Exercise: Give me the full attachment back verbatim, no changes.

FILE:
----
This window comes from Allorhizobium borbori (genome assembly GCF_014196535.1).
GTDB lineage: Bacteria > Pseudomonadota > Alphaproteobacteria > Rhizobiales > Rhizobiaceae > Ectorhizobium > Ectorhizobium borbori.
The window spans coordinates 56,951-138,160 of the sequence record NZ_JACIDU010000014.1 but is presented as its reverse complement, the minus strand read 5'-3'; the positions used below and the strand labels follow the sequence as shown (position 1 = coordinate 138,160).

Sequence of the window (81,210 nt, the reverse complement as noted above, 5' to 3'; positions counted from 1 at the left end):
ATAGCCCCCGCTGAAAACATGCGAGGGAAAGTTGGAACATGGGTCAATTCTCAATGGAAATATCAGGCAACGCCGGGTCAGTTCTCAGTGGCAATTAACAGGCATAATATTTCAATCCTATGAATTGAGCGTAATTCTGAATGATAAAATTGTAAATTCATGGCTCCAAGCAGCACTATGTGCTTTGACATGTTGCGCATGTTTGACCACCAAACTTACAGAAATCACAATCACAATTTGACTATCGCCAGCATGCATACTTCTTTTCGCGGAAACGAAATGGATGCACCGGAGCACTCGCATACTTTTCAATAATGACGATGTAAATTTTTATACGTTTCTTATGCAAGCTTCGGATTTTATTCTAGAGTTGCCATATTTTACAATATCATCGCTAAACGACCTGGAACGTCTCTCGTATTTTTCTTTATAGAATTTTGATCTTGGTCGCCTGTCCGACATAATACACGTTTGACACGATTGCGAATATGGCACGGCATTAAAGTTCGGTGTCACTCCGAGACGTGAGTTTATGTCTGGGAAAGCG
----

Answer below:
This window comes from Allorhizobium borbori (genome assembly GCF_014196535.1).
GTDB lineage: Bacteria > Pseudomonadota > Alphaproteobacteria > Rhizobiales > Rhizobiaceae > Ectorhizobium > Ectorhizobium borbori.
The window spans coordinates 56,951-138,160 of the sequence record NZ_JACIDU010000014.1 but is presented as its reverse complement, the minus strand read 5'-3'; the positions used below and the strand labels follow the sequence as shown (position 1 = coordinate 138,160).

Sequence of the window (81,210 nt, the reverse complement as noted above, 5' to 3'; positions counted from 1 at the left end):
ATAGCCCCCGCTGAAAACATGCGAGGGAAAGTTGGAACATGGGTCAATTCTCAATGGAAATATCAGGCAACGCCGGGTCAGTTCTCAGTGGCAATTAACAGGCATAATATTTCAATCCTATGAATTGAGCGTAATTCTGAATGATAAAATTGTAAATTCATGGCTCCAAGCAGCACTATGTGCTTTGACATGTTGCGCATGTTTGACCACCAAACTTACAGAAATCACAATCACAATTTGACTATCGCCAGCATGCATACTTCTTTTCGCGGAAACGAAATGGATGCACCGGAGCACTCGCATACTTTTCAATAATGACGATGTAAATTTTTATACGTTTCTTATGCAAGCTTCGGATTTTATTCTAGAGTTGCCATATTTTACAATATCATCGCTAAACGACCTGGAACGTCTCTCGTATTTTTCTTTATAGAATTTTGATCTTGGTCGCCTGTCCGACATAATACACGTTTGACACGATTGCGAATATGGCACGGCATTAAAGTTCGGTGTCACTCCGAGACGTGAGTTTATGTCTGGGAAAGCG